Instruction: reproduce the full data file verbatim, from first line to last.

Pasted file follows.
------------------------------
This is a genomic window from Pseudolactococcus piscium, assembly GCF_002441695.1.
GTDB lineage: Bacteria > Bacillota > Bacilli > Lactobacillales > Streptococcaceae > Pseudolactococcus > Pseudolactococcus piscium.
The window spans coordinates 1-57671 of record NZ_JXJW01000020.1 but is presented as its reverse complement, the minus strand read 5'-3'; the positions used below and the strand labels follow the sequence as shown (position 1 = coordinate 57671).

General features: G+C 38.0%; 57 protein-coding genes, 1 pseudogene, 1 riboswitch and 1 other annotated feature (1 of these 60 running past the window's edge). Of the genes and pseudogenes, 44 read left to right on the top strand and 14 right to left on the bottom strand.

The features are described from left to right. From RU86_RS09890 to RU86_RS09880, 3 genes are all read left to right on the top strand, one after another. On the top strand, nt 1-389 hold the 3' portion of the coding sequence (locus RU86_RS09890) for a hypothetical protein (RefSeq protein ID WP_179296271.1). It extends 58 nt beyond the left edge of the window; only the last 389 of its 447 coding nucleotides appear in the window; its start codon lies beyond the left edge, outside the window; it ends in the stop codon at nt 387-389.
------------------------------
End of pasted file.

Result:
This is a genomic window from Pseudolactococcus piscium, assembly GCF_002441695.1.
GTDB lineage: Bacteria > Bacillota > Bacilli > Lactobacillales > Streptococcaceae > Pseudolactococcus > Pseudolactococcus piscium.
The window spans coordinates 1-57671 of record NZ_JXJW01000020.1 but is presented as its reverse complement, the minus strand read 5'-3'; the positions used below and the strand labels follow the sequence as shown (position 1 = coordinate 57671).

General features: G+C 38.0%; 57 protein-coding genes, 1 pseudogene, 1 riboswitch and 1 other annotated feature (1 of these 60 running past the window's edge). Of the genes and pseudogenes, 44 read left to right on the top strand and 14 right to left on the bottom strand.

The features are described from left to right. From RU86_RS09890 to RU86_RS09880, 3 genes are all read left to right on the top strand, one after another. On the top strand, nt 1-389 hold the 3' portion of the coding sequence (locus RU86_RS09890) for a hypothetical protein (RefSeq protein ID WP_179296271.1). It extends 58 nt beyond the left edge of the window; only the last 389 of its 447 coding nucleotides appear in the window; its start codon lies beyond the left edge, outside the window; it ends in the stop codon at nt 387-389.